Right now, most of us have the predominantly angry emotion when we consider what is happening in the Gulf. And while certainly we are justified in that emotion, we may be of greater assistance to our planet and its life forms, if we sincerely, powerfully and humbly pray the prayer that Dr. Emoto himself has proposed.
“I send the energy of love and gratitude to the water and all the living creatures in the Gulf of Mexico and its surroundings. To the whales, dolphins, pelicans, fish, shellfish, plankton, coral, algae, and all living creatures . . . I am sorry. Please forgive us. Thank you. I love you. “
We are passing this request to people who we believe might be willing to participate in this prayer, to set an intention of love and healing that is so large, so overwhelming that we can perform a miracle in the Gulf of Mexico.
We are not powerless. We are powerful. Our united energy, speaking this prayer daily ... multiple times daily ... can literally shift the balance of destruction that is happening. We don't have to know how, we just have to recognize that the power of love is greater than any power active in the Universe today.
Please join us in often repeating this healing prayer of Dr. Emoto's. And feel free to copy and send it around the planet. Let's take charge, and do our own clean up!
There is one way in which the quantum believers and the religious believers differ regarding the oil spill. The quantum believers do not appear to assign supernatural causes to the oil spill, at least not that I could find. Religious believers, on the other hand, are quick to claim that the oil spill is predicted in the book of Revelation, and that God, for various reasons, caused the oil spill as a punishment. For example, here's what the Christian conspiracy website, The World's Prophecy, has to say about it:
Is the oil spill in the bible? Yes it is:
Before you continue reading the verse below where it predicts the oil spill, keep in mind that the Book of Revelations are full of symbolism. One example would be the great whore “Babylon” is definitely not talking about an actual “whore” or “prostitute”. The beast in Revelation 13 is not exactly talking about an actual monster, but a representation of a man with the “number” 666. So when the oil spill in the verse below talks about an angel pouring it out, do not just swallow it in a dumb way interpreting the angel as BP. As you already know, it is not only BP that has the oil spill problem, but also Chevron. The “angel” is only used as symbolism.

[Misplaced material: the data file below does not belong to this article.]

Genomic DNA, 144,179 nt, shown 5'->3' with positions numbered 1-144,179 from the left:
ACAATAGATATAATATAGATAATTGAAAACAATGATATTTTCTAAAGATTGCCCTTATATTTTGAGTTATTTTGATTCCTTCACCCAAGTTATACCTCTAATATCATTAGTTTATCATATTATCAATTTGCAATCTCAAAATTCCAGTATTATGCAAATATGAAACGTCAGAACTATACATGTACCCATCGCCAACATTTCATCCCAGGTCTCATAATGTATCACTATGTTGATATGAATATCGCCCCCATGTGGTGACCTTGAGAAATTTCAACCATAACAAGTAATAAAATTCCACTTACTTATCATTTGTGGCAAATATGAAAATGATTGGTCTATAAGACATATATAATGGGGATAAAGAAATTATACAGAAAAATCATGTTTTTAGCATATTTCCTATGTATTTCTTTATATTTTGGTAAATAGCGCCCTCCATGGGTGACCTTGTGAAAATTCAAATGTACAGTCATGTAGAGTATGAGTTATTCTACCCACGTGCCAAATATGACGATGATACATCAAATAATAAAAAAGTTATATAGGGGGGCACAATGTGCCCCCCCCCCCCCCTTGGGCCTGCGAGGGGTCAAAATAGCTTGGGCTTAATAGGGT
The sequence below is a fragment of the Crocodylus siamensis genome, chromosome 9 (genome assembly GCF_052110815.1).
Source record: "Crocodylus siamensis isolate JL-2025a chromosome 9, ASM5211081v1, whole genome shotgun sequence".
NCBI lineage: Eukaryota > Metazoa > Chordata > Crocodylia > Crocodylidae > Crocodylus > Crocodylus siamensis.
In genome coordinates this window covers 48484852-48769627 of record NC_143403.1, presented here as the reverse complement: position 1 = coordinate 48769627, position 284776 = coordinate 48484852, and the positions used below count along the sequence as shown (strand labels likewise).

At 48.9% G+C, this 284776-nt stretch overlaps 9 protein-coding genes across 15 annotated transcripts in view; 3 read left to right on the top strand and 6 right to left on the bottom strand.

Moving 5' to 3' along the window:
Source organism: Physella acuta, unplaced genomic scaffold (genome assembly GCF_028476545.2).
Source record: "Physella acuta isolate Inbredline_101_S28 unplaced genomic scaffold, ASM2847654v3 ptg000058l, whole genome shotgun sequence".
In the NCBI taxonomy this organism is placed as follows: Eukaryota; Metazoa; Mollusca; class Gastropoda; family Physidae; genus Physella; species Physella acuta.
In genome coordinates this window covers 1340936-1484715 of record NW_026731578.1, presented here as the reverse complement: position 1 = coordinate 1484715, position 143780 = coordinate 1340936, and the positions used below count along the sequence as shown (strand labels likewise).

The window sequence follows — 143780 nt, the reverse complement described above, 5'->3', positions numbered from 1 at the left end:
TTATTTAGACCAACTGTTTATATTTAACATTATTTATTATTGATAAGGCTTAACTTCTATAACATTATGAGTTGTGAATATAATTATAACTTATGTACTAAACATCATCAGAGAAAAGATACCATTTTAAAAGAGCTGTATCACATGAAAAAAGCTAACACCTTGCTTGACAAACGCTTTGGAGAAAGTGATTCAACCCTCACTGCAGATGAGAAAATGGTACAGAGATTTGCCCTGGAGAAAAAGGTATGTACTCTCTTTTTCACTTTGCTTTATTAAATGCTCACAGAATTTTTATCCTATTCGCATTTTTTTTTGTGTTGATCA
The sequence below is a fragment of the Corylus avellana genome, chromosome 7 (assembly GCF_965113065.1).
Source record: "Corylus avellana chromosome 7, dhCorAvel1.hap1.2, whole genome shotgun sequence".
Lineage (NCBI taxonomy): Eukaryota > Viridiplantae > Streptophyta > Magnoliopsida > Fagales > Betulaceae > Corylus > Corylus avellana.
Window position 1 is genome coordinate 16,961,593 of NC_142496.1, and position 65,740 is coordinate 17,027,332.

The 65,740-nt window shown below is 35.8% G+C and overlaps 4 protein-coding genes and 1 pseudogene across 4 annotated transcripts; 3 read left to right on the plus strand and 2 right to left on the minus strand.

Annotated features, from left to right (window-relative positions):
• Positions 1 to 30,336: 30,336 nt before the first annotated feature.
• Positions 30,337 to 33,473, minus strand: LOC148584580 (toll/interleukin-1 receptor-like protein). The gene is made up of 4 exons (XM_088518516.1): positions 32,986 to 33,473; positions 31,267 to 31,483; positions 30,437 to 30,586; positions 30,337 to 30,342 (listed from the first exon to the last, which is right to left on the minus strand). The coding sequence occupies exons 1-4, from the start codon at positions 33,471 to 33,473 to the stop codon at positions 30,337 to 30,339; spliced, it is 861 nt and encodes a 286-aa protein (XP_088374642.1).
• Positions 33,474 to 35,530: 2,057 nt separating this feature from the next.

The second angel poured out his bowl into the sea, and it became blood like that of a dead man; and every living thing in the sea died.
From Yahoo! Answers:
What color is the blood of a died man?
I’m doing a little research and I want to know what the color the blood of a died man has. sense it rots would it be black?
The colour of oxygenated blood is shiny red but after the death of a person oxygen supply will be stopped resulting de oxygenation of blood causing the colour changed to darker red and later on it will turn into brown and then black because of the absence of oxygen and due to decay.
So, there it is in black and white, or I should say, black and brown. Oil looks like a dead man's blood, so the Bible predicted the gulf oil spill. And not just the book of Revelation, but the book of Genesis too! The wing-nuts at World Net Daily are circulating a video that claims the gulf oil spill is a fulfillment of a prophecy in Genesis related to Israel:
Is there a spiritual, biblical connection to the BP oil catastrophe?
A new video on YouTube is suggesting a possible link to the disaster due to America's recent treatment of Israel, and at least one well-known Bible analyst, Hal Lindsey, thinks there's a valid correlation.
The video was produced and posted today by Carl Gallups of the Hickory Hammock Baptist Church in Milton, Fla.
"April the 19th, Israel celebrates its independence in 2010," Gallups says in narration on the video. "On April the 19th, Fox News reports that the U.S. will no longer automatically support Israel in the United Nations. The next day, on April the 20th, the Deepwater Horizon oil rig explodes. Coincidence? Or the hand and judgment of God?"
The minister cites an ancient promise God made to Abraham, the patriarch of the 12 tribes of Israel, one tribe of which is Judah, from which the Jews derive their name.